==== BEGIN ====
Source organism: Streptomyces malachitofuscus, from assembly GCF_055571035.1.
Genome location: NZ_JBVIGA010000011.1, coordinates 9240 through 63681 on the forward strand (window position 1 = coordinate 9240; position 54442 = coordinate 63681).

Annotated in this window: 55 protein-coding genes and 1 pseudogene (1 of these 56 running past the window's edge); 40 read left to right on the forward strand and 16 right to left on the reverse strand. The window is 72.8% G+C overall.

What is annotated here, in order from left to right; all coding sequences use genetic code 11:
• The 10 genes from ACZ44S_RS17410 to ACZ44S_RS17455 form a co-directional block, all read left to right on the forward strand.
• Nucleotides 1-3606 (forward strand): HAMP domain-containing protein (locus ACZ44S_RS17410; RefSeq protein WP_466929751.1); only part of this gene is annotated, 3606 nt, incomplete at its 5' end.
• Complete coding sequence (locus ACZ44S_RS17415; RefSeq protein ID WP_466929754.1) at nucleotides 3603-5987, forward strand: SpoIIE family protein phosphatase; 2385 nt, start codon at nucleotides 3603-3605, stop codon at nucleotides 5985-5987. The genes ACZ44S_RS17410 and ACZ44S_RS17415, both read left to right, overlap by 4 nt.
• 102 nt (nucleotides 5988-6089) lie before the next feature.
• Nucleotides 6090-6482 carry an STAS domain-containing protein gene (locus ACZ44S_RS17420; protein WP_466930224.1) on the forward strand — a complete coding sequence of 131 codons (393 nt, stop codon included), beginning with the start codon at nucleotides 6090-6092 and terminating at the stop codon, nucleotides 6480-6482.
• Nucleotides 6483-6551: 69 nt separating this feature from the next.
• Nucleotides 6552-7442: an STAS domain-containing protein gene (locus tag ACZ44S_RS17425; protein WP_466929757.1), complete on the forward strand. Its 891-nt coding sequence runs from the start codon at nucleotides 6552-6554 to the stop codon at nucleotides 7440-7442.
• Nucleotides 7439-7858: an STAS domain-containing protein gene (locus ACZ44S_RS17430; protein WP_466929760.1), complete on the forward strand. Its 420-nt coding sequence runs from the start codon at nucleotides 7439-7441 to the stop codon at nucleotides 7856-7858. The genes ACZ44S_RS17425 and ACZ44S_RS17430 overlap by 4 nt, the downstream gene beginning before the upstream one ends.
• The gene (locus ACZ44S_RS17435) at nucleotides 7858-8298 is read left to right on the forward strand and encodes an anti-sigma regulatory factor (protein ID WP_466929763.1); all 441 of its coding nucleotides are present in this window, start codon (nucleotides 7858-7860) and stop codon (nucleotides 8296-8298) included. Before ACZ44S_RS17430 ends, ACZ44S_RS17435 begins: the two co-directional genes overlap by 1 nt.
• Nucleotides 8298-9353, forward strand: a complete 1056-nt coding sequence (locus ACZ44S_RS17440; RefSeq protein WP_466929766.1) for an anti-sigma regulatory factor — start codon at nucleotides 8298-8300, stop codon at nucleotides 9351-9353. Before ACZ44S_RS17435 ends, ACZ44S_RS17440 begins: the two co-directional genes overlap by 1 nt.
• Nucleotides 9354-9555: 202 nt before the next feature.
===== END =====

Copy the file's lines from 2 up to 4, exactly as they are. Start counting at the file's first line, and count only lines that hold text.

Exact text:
Genome location: NZ_JBVIGA010000011.1, coordinates 9240 through 63681 on the forward strand (window position 1 = coordinate 9240; position 54442 = coordinate 63681).

Annotated in this window: 55 protein-coding genes and 1 pseudogene (1 of these 56 running past the window's edge); 40 read left to right on the forward strand and 16 right to left on the reverse strand. The window is 72.8% G+C overall.

What is annotated here, in order from left to right; all coding sequences use genetic code 11: